Wealthier, better-educated Canadians with drug plans clogging doctors' offices with minor aches and sniffles

Current health system rewards visits to doctor for prescription renewal, penalizes self-care with tax on over-the-counter medicines.


OTTAWA, Aug. 18, 2015 /CNW/ - Having trouble getting in to see your family doc? New survey data released today by Consumer Health Products Canada (CHP Canada) shows that Canadians with drug plans are more likely head to the doctor's office instead of the drug store, to save a few dollars on their medications. But those without a drug plan are paying out-of-pocket for non-prescription medicines - PLUS HST/GST - and can't deduct these costs as medical expenses at tax time.

This scenario means fewer Canadians have access to a family doctor, and lower income families pay extra for taxable, over-the-counter (OTC) medications. The solution? A simple exemption for OTC's from the HST/GST and/or eligibility under the Medical Expense Tax Credit (METC), just like prescription medicines.

"When people manage their colds, headaches and upset stomachs (what we call self-care), they not only take greater control over their own health, but they also contribute to a more sustainable healthcare system," said Karen Proud, President of Consumer Health Products Canada.

If just 1 out of 7 minor ailment sufferers who currently see a doctor practiced self-care instead, enough physician resources would be freed up to give access to a family doctor to 500,000 Canadians who currently don't have one.

"As our political leaders debate and discuss pharmacare and healthcare, we want them to consider a simple policy change like an HST/GST exemption or METC eligibility for certain non-prescription medicines, to make our healthcare system more sustainable, and to help the people who need it most," Ms. Proud added. 

CHP Canada's research found that higher income Canadians are 22% more likely to see a doctor for a minor ailment than lower income Canadians, and university-educated Canadians are 35% more likely to do so than Canadians with a high school diploma or less. This likely relates to the drug plan coverage that higher income/education Canadians enjoy. Overall, Canadians with drug plan coverage were 66% more likely to see a doctor for a minor ailment than Canadians without such coverage (19.1% vs. 11.5%). Clearly, financial factors influence the type of care that Canadians with minor ailments seek.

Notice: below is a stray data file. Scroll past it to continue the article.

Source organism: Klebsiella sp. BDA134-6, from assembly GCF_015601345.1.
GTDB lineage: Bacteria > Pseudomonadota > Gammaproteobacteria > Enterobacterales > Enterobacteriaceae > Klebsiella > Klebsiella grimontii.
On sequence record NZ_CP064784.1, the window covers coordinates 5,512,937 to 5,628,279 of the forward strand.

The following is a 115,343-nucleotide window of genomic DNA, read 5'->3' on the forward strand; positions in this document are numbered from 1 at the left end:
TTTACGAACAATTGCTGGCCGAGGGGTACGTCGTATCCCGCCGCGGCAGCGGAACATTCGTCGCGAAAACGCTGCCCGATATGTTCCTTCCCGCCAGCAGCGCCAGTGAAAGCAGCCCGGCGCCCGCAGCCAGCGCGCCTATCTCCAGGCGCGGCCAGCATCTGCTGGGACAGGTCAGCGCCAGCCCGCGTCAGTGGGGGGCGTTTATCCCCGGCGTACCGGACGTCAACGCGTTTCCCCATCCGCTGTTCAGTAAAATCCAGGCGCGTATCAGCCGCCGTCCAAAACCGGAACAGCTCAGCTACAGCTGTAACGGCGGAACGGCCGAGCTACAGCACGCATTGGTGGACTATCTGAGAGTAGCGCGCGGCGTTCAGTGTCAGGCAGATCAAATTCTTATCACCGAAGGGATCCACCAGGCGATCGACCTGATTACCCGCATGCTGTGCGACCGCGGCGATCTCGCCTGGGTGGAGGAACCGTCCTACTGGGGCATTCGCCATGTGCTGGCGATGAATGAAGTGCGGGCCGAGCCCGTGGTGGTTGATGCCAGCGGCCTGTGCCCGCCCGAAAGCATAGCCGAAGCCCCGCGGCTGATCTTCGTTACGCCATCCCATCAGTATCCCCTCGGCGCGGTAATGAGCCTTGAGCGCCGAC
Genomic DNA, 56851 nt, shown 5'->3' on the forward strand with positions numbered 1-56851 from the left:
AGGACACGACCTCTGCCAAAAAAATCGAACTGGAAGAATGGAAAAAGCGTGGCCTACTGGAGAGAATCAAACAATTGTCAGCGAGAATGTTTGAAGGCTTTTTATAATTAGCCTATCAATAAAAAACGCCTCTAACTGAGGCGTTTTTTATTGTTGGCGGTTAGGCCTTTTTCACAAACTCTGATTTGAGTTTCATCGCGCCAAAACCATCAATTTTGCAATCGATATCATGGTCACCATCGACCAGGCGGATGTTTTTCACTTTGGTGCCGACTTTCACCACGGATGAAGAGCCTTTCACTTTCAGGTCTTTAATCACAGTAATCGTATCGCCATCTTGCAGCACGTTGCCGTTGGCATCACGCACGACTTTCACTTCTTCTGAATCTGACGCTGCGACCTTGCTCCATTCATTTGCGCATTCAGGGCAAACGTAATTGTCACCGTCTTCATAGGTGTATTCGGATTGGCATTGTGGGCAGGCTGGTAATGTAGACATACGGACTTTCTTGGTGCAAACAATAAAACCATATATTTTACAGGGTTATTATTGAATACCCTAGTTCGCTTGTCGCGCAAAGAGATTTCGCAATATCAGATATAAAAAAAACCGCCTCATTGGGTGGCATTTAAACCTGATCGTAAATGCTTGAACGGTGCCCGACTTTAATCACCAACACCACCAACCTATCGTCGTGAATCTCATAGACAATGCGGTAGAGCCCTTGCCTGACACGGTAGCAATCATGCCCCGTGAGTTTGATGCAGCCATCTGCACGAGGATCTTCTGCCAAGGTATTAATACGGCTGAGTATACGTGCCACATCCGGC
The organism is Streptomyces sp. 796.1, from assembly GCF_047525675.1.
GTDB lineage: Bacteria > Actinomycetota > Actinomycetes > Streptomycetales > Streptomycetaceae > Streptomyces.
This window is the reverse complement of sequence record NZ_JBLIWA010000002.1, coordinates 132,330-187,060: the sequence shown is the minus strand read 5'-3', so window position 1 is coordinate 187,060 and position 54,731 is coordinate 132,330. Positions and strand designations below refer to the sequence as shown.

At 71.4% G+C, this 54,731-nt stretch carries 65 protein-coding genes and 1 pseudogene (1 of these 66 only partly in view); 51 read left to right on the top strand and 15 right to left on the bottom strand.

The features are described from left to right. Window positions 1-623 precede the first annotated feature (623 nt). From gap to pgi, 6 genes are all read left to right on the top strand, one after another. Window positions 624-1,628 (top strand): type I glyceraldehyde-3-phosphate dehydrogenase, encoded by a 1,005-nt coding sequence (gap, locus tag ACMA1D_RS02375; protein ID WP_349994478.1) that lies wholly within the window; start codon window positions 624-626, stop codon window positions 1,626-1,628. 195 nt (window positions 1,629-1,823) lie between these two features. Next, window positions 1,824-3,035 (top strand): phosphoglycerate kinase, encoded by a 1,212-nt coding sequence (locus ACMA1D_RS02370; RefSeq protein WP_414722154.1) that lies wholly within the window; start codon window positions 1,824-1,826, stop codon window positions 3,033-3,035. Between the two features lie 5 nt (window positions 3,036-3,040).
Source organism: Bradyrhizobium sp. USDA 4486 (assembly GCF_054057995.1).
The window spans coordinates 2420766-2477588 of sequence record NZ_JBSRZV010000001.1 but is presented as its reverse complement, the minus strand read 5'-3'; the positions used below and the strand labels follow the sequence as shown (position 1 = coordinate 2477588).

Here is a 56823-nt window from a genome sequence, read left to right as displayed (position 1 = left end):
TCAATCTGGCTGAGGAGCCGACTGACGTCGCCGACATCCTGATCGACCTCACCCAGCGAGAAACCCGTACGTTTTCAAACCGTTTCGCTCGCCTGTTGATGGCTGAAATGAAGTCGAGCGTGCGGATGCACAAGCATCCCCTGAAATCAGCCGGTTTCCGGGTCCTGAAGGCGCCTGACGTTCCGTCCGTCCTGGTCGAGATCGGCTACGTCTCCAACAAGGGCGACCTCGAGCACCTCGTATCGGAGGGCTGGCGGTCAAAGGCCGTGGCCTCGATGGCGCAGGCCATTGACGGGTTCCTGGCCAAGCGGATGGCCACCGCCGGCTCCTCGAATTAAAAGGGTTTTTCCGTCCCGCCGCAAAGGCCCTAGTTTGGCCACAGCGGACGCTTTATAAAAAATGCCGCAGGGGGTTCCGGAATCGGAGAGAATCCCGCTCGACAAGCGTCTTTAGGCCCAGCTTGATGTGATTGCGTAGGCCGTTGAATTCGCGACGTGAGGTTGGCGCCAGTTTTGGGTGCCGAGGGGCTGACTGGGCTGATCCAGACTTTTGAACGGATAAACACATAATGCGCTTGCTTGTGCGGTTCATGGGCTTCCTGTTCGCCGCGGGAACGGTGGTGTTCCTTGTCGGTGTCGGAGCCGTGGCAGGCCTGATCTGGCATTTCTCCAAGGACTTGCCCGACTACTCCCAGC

"The current tax system for OTC medicines is counter-intuitive," said Gerry Harrington, Vice President of Policy for Consumer Health Products Canada. "The less education and lower the income Canadians have, the less likely they are to have a drug plan, so the more HST/GST they are paying to treat their family's minor ailments when they buy non-prescription cough medicine, headache relievers or allergy medicine.  At the same time, taxing all OTCs and excluding them from the METC drives wealthier Canadians with drug plans to visit the doctor for minor ailments, when approved, evidence-based, responsible self-care options are readily available in the aisles of their local pharmacy."

CHP Canada is committed to working with the Government of Canada to make access to responsible self-care options easier for Canadians.

Last week, CHP Canada presented these policy recommendations to the leaders of Canada's political parties as they debate and discuss the sustainability of Canada's healthcare system.  CHP Canada's tax policy position is available here

What is self-care?

We all practice self-care by doing the following things for ourselves and/or our families:

  • Getting a good night's sleep
  • Performing regular physical activity
  • Not smoking
  • Eating a healthy diet
  • Brushing teeth
  • Applying sunscreen
  • Taking a nutritional supplement, if needed
  • Treating minor ailments like allergies, coughs and colds, headaches and heartburn with OTC medications or home remedies, used as directed
  • Treating minor scrapes and bruises
  • Using credible sources of information to help decide when we do need to see a doctor, pharmacist or other health professional

About Consumer Health Products Canada
Consumer Health Products Canada is the industry association that represents the companies that make evidence-based over-the-counter medicines and natural health products. These are the products you can find in medicine cabinets in every Canadian home. From sunscreens and vitamins to pain relievers and allergy medications, people use consumer health products to maintain their health and manage their minor ailments. This is a fundamental part of self-care which is vital to the health of Canadians, the sustainability of our health care system and the strength of the economy.

Follow CHP Canada:
Twitter:@chp_canada       Hashtags: #selfcare, #cdnhealth #pharmacare
www.chpcanada.ca                                                                      
FB: Consumer Health Products Canada

 

SOURCE Consumer Health Products Canada/CHP Canada

For further information: Marie-France MacKinnon, Consumer Health Products Canada, E: mf.mackinnon@chpcanada.ca, T: (613) 723-0777 ext. 228, C: (613) 725-5805

RELATED LINKS
www.chpcanada.ca

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